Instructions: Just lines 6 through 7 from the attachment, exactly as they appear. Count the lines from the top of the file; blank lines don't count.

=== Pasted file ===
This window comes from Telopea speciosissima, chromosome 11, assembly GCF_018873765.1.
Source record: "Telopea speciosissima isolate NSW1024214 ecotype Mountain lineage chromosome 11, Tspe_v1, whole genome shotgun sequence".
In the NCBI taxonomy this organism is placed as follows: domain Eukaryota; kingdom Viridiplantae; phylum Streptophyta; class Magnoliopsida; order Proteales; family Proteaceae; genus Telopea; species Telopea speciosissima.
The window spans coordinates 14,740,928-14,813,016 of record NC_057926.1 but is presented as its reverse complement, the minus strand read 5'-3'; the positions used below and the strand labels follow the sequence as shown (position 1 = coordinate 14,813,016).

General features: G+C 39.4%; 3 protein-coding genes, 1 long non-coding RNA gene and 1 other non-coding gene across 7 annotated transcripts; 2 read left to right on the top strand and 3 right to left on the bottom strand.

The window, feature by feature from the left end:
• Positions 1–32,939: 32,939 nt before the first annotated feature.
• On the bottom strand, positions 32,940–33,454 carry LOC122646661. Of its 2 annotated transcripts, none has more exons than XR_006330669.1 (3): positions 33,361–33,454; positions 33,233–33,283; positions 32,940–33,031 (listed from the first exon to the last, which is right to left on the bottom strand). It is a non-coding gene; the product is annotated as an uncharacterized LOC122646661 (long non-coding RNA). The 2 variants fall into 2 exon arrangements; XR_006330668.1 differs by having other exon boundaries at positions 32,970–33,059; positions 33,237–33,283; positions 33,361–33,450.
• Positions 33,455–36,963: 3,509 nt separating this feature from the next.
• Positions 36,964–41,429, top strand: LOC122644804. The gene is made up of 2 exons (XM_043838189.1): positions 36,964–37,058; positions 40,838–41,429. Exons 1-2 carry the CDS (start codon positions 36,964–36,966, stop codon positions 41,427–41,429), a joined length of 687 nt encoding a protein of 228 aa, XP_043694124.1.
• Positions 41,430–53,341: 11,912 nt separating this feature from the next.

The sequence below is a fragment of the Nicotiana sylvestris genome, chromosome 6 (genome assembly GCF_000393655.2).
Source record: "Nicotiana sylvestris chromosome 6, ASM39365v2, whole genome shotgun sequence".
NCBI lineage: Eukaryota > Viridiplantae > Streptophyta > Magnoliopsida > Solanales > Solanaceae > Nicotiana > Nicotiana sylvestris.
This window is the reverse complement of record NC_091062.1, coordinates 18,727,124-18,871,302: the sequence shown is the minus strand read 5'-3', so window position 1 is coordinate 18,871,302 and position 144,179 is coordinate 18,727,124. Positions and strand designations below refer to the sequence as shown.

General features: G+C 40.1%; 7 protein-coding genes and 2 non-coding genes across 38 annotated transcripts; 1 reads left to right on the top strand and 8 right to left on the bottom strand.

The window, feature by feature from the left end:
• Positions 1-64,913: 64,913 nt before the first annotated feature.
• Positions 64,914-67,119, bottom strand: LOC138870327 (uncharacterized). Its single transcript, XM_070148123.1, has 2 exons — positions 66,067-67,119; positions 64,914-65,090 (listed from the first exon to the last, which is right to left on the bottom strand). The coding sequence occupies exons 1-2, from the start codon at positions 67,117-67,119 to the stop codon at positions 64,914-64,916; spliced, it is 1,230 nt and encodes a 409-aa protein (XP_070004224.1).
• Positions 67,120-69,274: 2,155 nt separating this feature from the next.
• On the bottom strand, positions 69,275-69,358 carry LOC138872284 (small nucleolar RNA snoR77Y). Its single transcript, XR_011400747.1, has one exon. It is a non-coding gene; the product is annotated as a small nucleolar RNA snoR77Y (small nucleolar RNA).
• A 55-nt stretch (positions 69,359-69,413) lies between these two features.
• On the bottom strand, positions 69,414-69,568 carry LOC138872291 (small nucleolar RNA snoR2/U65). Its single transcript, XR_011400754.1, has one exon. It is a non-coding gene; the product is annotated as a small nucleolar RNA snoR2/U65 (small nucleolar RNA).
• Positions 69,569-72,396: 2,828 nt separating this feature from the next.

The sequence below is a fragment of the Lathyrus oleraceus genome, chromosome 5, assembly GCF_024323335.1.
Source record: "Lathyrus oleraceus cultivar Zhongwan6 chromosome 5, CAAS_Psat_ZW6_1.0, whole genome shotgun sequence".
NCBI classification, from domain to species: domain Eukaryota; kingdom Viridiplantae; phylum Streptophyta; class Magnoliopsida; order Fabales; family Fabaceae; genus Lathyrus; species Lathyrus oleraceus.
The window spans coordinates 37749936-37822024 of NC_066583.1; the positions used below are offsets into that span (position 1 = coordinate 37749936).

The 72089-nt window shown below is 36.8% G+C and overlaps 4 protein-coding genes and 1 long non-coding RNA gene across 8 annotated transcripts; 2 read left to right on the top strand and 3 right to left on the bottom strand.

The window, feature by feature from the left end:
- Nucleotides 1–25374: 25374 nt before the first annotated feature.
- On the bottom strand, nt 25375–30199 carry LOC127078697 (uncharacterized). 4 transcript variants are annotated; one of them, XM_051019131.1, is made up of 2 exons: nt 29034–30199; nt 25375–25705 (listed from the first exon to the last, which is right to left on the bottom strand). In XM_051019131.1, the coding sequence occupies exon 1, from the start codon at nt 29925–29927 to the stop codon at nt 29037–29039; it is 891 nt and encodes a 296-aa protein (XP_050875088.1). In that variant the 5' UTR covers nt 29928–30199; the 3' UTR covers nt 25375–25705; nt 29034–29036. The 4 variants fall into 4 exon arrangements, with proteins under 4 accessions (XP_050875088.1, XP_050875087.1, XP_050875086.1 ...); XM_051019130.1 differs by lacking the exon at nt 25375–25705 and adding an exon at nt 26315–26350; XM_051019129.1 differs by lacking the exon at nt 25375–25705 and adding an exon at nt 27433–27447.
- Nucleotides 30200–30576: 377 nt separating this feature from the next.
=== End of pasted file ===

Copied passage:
The window, feature by feature from the left end:
• Positions 1–32,939: 32,939 nt before the first annotated feature.